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Roman Persecution

By Dr. Jeff Mirus (bio - articles - email) | Sep 27, 2011

I admit it. It did not improve my mood when I saw the news of Maryknoller William Grimm accusing the Vatican of persecution of the Japanese. And why? Well, it seems Fr. Grimm doesn’t like the new requirement that the Japanese liturgical texts be a faithful translation of the Latin.

Fr. Grimm wrote a long column decrying what he sees as the re-Italianization of the Vatican after a period of greater openness in the last century. He alleges many instances of this, among them being the inappropriateness for Japanese Christians of some Latin expressions in the Mass. For example, Fr. Grimm says there is no Japanese word for “spirit” that can be used to translate “et cum spiritu tuo”; moreover, in Japanese culture, he says it is considered a sign of insincerity to apologize three times. So “how will evangelization be served,” demands Fr. Grimm, “when Japanese who encounter the Church’s liturgy for the first time hear meaningless words or the apology mea culpa (through my fault) three times?”

Now the problem with Fr. Grimm’s diatribe is not that there may be trade-offs in the new translation requirements. There are sixteen dioceses in Japan, and the Japanese bishops can certainly raise these and other similar questions in Rome should they so desire. There are frequently compromises to be made between the desirability of respecting local cultural patterns and the desirability of ensuring that the universal Church celebrates one and the same Mass.

But when a particular decision does not go the way Fr. Grimm prefers, it betrays no great love of the Church for him to start ranting against Roman persecution (yes, persecution) of the Church in Japan by the Church in Rome. Now that those unfeeling Romans have turned away from the promise of the late 20th century, Fr. Grimm wonders, “How many centuries will it be this time before Roman persecution ends and we can openly express our Christianity through, with and in Asia?”

Though I worship in the United States, I’d like to go on record saying that I do not express my Christianity through, with and in America. One expects that Japanese Christians, even as various liturgical and administrative questions are discussed and debated, will think it well worth some mild cultural discomfort to be able to openly express, in any approved form, our common Christianity through, with and in Christ. Or does Fr. Grimm think that part of the Mass is just “meaningless words”, too?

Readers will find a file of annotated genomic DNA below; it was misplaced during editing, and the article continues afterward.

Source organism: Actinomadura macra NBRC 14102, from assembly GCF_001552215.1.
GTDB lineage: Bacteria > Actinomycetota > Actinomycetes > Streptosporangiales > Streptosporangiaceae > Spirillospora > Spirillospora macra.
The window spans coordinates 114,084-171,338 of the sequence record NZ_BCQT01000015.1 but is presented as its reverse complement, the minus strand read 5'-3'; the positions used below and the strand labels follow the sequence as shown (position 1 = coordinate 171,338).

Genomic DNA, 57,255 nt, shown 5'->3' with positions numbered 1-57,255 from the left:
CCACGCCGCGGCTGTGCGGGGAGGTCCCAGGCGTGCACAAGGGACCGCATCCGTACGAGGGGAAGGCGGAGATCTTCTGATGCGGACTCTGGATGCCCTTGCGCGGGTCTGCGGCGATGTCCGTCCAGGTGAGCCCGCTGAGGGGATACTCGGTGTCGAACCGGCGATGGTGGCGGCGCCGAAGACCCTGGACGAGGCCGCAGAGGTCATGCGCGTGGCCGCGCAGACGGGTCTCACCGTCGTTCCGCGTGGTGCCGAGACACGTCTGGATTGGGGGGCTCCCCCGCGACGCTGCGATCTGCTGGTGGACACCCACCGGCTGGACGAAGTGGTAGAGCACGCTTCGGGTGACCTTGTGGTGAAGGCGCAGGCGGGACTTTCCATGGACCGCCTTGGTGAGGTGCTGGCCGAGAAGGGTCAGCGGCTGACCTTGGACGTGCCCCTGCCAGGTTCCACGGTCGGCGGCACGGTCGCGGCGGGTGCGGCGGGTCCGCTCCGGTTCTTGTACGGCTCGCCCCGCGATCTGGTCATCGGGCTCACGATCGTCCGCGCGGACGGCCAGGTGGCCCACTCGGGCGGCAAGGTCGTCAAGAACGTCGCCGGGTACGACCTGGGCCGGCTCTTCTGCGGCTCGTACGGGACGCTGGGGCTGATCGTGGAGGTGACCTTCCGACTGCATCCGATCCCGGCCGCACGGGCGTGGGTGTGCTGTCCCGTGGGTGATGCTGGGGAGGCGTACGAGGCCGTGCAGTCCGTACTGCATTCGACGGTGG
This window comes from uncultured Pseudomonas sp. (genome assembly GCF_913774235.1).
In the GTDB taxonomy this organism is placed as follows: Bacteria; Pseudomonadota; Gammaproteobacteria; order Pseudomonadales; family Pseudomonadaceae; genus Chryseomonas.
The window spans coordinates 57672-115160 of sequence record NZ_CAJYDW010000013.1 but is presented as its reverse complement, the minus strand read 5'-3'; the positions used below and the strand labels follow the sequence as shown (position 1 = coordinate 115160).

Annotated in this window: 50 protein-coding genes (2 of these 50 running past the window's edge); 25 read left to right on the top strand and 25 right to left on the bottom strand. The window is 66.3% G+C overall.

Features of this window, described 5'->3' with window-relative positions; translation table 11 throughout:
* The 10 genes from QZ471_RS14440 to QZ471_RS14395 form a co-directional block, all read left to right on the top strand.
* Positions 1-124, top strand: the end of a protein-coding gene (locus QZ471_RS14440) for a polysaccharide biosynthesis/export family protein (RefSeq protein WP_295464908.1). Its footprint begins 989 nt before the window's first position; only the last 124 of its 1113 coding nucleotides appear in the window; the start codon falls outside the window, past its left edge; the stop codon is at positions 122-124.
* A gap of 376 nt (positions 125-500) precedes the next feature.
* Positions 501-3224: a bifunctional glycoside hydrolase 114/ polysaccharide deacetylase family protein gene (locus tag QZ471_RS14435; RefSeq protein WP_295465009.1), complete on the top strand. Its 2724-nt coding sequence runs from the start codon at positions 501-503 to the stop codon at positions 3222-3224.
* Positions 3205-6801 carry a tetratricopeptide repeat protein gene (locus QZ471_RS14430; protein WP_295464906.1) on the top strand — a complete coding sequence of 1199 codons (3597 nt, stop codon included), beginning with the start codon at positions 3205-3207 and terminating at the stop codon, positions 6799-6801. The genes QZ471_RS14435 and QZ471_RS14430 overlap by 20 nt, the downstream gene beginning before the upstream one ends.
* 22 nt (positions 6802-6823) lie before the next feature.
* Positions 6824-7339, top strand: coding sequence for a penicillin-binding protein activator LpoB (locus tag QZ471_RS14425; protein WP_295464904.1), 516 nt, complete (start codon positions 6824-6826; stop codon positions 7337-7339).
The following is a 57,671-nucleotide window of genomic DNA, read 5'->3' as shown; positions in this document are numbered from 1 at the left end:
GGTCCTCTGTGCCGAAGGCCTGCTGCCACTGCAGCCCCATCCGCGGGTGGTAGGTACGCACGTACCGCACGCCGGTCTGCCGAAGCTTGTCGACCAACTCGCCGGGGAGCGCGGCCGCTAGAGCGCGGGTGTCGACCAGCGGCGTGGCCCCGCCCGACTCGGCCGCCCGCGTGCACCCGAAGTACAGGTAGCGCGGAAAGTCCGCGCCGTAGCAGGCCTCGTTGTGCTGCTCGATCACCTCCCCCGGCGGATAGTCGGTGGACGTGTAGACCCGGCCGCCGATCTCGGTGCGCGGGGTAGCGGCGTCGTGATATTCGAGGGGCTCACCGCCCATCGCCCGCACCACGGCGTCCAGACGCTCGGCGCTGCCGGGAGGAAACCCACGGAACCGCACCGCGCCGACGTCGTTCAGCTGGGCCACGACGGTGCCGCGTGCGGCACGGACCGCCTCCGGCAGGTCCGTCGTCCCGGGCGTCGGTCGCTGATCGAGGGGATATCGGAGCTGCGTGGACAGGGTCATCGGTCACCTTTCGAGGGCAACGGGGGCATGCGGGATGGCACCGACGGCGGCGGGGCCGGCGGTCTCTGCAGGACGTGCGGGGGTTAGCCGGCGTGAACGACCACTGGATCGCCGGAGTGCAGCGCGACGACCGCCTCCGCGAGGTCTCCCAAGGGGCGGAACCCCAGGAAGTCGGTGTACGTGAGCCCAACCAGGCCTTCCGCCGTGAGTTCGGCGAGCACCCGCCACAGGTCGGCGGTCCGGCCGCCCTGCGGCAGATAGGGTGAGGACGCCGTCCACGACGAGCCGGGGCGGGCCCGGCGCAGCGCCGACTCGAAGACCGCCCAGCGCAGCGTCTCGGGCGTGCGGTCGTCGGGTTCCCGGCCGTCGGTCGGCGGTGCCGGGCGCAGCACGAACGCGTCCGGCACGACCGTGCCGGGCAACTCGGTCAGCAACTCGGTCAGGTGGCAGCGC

Again, it is possible that Fr. Grimm has a point that could have been expressed in a more felicitous manner. But it does not help his cause that the particular things he dislikes about the new Japanese translation match exactly, text for text, what certain kinds of Modernist clerics so vehemently dislike about the new English translation: A renewed emphasis on the spiritual, and a heartfelt sorrow for offending God. Firmly believing that there is no such thing as a coincidence, I would suggest that Fr. William Grimm say a big mea culpa of his own.

He needs to say it three times. And he needs to mean it every time he says it.

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Show 5 Comments? (Hidden)Hide Comments
  • Posted by: self - Sep. 28, 2011 12:23 PM ET USA

    I am wondering what the Japanese reaction to the same wording was when up until recent times the Mass was in Latin and the mea culpas were in the liturgy for many years? Surely they had the Latin translated into Japanese in their missals, etc.

  • Posted by: jflare293129 - Sep. 28, 2011 2:22 AM ET USA

    So..Catholics in Japan will suffer some insensitivity over saying "Mea culpa" three times? Weeellll....when I was a teen, I remember thinking that "age appropriate" language for teen Masses..quite patronizing. I'd begun serving at adult Mass three years before, so I had no interest in learning something for "my age group". I'd like to see the Church worry more about being more universal and less regional.

  • Posted by: AgnesDay - Sep. 27, 2011 4:37 PM ET USA

    Back in the mmmph's we read The Aeneid in World Lit class. One of Vergil's major themes was the eternal nature of the destiny of Rome to lead the world. We have since pondered the nature of that prophecy, and we cannot dismss it. Just as our religion takes the cast of Jewish practice, it takes on that of Rome as well.

  • Posted by: Cornelius - Sep. 27, 2011 3:48 PM ET USA

    Yes, I found the Father's screed to be somewhat . . . grim.

  • Posted by: Defender - Sep. 27, 2011 12:44 PM ET USA

    You touch on a most salient point, we are not an American Catholic Church or is there a Japanese Catholic Church, etc, we are all Roman Catholic.

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